• Clean or replace furnace filters about every two months – more often if you live in a dusty area.
  • Ceiling fans are a very useful way to help keep your house warm. Heat rises and the ceiling fans run in the reverse direction push the heat back down where it’s needed.
  • Install a programmable thermostat. By turning the thermostat from 72°F down to 65°F at night while sleeping, homeowners can save 8-10 percent on annual heating costs.
  • Trim or remove grass, weeds and leaves from around the outdoor heating and cooling unit. When airflow, air return and distribution vents are blocked, it puts a strain on the system and lowers efficiency.
  • Use caulk or expanding spray foam to seal around pipes and wires that lead from the attic or crawl space into the home.
  • Place weather stripping around doorframes and at the top and bottom of window sashes. Insulate attic doors and pull-downs.

Doing these standard tune-up items is a great way to start… and upgrading your home heating and air purification is even better. With everything done and in place – well before old man winter comes a’ callin’ – you can be enjoying a cozy life nestled in your personal “comfort zone” and wearing a big smile as you open those now “not-so-big” utility bills.

Easy Fixes for Leaky Toilets

An average leaking toilet will waste up to 78,000 gallons of water per year. Think about it—that's enough water to fill two average-sized backyard swimming pools. What follows are some common toilet problems and their solutions.

  • FAULTY FLAPPER: The majority of toilet leaks are caused by a faulty or worn flapper—the same thing that causes you to jiggle the tank handle. Over time, the rubber stopper at the base of the tank can become brittle, worn, dirty or misaligned with the flush valve seat, or the seat itself is so corroded that the stopper will not seal properly. This creates a leak that lowers the tank's water level, causing the fill valve to turn on and refill the tank.

This can be fixed by cleaning the flapper or tank ball and drain seat thoroughly using a brush or scouring pad. If the leak persists, remove the existing flapper and replace it with a new one.

OVERFLOW PIPE/FLUSH VALVE: Sometimes the overflow pipe or flush valve assembly can become so corroded it creates leaks that lower a tank's water level, causing the valve to turn on and refill the tank. The best fix is to replace the flush valve assembly with a new one that will work for your particular toilet.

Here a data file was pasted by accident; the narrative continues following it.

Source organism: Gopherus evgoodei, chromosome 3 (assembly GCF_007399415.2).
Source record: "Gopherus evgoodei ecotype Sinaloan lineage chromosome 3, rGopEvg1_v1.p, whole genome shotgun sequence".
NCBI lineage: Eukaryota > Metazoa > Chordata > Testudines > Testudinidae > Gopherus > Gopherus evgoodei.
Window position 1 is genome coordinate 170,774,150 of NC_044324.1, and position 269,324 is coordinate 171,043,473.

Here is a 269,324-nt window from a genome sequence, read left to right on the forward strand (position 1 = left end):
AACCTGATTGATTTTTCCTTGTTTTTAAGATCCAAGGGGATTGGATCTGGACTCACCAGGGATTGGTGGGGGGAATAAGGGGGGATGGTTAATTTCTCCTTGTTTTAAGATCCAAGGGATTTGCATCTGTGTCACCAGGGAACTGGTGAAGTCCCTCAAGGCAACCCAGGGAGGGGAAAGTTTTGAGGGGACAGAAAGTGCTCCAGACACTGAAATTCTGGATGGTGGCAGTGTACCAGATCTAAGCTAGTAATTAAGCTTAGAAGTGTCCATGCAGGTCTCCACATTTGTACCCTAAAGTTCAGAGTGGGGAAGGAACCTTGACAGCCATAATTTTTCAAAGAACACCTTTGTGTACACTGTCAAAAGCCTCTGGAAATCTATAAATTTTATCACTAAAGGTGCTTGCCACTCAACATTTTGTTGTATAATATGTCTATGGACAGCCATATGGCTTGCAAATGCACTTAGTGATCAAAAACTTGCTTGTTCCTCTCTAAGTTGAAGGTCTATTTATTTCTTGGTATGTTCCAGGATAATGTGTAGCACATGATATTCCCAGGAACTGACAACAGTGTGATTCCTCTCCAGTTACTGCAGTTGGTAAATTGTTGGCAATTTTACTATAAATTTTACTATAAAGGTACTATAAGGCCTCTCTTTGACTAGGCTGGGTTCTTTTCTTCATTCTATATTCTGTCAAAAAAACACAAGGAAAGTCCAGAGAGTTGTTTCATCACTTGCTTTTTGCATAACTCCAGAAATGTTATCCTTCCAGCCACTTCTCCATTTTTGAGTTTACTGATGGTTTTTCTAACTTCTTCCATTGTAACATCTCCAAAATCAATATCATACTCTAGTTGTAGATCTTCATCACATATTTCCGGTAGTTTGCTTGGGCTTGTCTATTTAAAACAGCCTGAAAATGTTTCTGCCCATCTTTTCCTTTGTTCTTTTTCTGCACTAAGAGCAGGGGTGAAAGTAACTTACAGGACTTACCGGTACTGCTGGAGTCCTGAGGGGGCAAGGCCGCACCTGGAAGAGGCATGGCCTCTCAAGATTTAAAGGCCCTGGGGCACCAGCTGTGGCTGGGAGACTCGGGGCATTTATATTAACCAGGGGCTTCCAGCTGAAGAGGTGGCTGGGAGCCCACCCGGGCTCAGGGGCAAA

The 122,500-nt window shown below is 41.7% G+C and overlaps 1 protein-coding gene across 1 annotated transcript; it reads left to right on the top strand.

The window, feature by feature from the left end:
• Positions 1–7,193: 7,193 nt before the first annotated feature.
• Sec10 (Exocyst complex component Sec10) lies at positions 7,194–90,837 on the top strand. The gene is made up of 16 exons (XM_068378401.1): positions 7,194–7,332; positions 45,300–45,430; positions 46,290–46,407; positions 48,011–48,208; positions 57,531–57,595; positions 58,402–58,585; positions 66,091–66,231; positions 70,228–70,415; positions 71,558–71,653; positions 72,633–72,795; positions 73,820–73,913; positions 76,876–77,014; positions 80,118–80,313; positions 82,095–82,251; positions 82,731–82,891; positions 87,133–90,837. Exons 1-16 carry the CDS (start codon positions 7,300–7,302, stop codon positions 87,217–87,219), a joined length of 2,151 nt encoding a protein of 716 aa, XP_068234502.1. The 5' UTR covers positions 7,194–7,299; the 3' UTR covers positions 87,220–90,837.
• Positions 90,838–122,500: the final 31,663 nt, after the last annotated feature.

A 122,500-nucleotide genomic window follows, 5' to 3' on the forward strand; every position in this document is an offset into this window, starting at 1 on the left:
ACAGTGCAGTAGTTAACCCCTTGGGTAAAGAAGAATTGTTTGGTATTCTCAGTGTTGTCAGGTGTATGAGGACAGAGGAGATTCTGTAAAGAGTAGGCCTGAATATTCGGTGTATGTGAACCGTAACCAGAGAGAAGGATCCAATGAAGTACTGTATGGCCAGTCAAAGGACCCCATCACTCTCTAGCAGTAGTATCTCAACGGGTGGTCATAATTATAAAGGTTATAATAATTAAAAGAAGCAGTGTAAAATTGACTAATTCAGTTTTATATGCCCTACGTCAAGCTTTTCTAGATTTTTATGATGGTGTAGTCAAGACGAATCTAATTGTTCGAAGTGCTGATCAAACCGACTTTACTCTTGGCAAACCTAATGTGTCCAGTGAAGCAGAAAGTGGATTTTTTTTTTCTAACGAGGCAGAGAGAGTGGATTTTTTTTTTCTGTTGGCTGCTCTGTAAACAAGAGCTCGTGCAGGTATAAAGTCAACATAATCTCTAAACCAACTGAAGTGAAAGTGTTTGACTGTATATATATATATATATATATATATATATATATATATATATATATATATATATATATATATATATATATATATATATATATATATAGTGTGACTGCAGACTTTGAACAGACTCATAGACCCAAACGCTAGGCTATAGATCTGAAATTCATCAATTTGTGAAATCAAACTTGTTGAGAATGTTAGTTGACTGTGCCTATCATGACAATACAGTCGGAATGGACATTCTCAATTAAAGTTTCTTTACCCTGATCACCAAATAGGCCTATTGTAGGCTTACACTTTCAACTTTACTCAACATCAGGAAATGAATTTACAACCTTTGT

Another overflow-related problem occurs when the water level is set too high and reaches the top of the overflow pipe when the fill valve shuts off. This results in small amounts of water pouring into the overflow pipe, causing the valve to turn on to refill the tank. This can usually be solved by setting the tank water to a lower level.

There are various ways to do this depending upon the type of toilet and style of flush valve. Some valves have an adjustment screw while others have an adjustment clip located on the link of the valve. An old trick is to bend the rod that travels between the flush valve and the float ball. However, this can backfire if the rod rotates a half turn where the water line raises and water goes pouring down the drain.

FILL VALVE: Another common problem that causes a toilet to leak is a fill valve that won't shut off, leaving water continually pouring down the overflow pipe. This is usually caused by debris that becomes lodged under the valve's seal. Debris can consist of hard water (calcium) deposits, tiny pieces of corroded pipe, pebbles, or solder, which are transported to the seal via the water pipe.

The simplest means of dealing with this problem is to shut off the water supply to the toilet and remove the valve top. Cover the opening with an inverted cup and turn the water on and off a few times to flush the valve and remove water line debris. If the problem persists after flushing the fill valve, the valve seal is probably cracked or split. Replacing the seal will usually solve the problem.

Plastic bags for painting

Planning a painting project? Start rounding up plastic grocery bags to save money, time and avoid mopping up spills with rags. When it's time to paint, first put your roller tray inside a plastic bag. When you're through, throw the bag away; the tray will stay like new, time after time. Such bags keep paint-filled brushes from drying out, too. If you can't get things finished in one day, put your roller and brushes away, paint and all, in a plastic bag in the refrigerator overnight. And, when you're all through painting, put a bag over your hand before you pull off the roller cover and another bag over the paint can before you hammer the lid back on. This practice prevents the floor and walls from being spattered.

Wainscoting Elegance